Free Air Transport Quote Here

Florida Geography

A topographic map of Florida.

Köppen climate types of Florida

Much of the state of Florida is situated on a peninsula between the Gulf of Mexico, the Atlantic Ocean and the Straits of Florida. Spanning two time zones, it extends to the northwest into a panhandle, extending along the northern Gulf of Mexico. It is bordered on the north by the states of Georgia and Alabama, and on the west, at the end of the panhandle, by Alabama. It is the only state that borders both the Atlantic Ocean and the Gulf of Mexico.

Florida is west of The Bahamas and 90 miles (140 km) north of Cuba. Florida is one of the largest states east of the Mississippi River, and only Alaska and Michigan are larger in water area. The water boundary is 3 nautical miles (3.5 mi; 5.6 km) offshore in the Atlantic Ocean[42] and 9 nautical miles (10 mi; 17 km) offshore in the Gulf of Mexico.[42]

Florida and its relation to Cuba and The Bahamas.

At 345 feet (105 m) above mean sea levelBritton Hill is the highest point in Florida and the lowest highpoint of any U.S. state.[43] Much of the state south of Orlando lies at a lower elevation than northern Florida, and is fairly level. Much of the state is at or near sea level.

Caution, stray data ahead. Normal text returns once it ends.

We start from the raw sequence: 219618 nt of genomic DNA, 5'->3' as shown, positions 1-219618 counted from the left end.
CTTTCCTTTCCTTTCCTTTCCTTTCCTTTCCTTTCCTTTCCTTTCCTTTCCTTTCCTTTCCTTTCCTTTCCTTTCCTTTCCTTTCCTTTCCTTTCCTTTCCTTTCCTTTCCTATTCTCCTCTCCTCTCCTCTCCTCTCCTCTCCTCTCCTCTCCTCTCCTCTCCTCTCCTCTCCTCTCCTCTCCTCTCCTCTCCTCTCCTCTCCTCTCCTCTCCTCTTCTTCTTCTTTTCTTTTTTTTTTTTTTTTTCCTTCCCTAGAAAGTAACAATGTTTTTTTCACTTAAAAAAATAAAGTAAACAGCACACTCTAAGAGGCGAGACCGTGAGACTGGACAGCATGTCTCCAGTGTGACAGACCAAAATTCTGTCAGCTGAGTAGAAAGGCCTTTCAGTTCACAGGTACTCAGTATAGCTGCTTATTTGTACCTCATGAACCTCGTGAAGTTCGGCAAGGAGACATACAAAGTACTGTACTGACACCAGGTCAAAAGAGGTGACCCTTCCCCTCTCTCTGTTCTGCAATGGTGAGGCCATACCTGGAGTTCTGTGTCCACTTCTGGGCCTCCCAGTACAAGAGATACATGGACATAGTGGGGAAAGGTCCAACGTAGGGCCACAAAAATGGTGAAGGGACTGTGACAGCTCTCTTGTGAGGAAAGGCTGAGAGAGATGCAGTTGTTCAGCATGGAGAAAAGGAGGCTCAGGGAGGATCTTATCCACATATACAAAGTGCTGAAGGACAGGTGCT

However, some places such as Clearwater have promontories that rise 50 to 100 ft (15 to 30 m) above the water. Much of Central and North Florida, typically 25 mi (40 km) or more away from the coastline, have rolling hills with elevations ranging from 100 to 250 ft (30 to 76 m). The highest point in peninsular Florida (east and south of the Suwannee River), Sugarloaf Mountain, is a 312-foot (95 m) peak in Lake County.[44] On average, Florida is the flattest state in the United States.[45]

Florida Climate

The climate of Florida is tempered somewhat by the fact that no part of the state is distant from the ocean. North of Lake Okeechobee, the prevalent climate is humid subtropical (KöppenCfa), while areas south of the lake (including the Florida Keys) have a true tropical climate(Köppen: Aw).[46] Mean high temperatures for late July are primarily in the low 90s Fahrenheit (32–34 °C). Mean low temperatures for early to mid January range from the low 40s Fahrenheit (4–7 °C) in north Florida to above 60 °F (16 °C) from Miami on southward. With an average daily temperature of 70.7 °F (21.5 °C), it is the warmest state in the U.S.[47]

In the summer, high temperatures in the state seldom exceed 100 °F (38 °C). Several record cold maxima have been in the 30s °F (−1 to 4 °C) and record lows have been in the 10s (−12 to −7 °C). These temperatures normally extend at most a few days at a time in the northern and central parts of Florida. Southern Florida, however, rarely encounters freezing temperatures.[citation needed]

The hottest temperature ever recorded in Florida was 109 °F (43 °C), which was set on June 29, 1931 in Monticello. The coldest temperature was −2 °F (−19 °C), on February 13, 1899, just 25 miles (40 km) away, in Tallahassee.[48][49]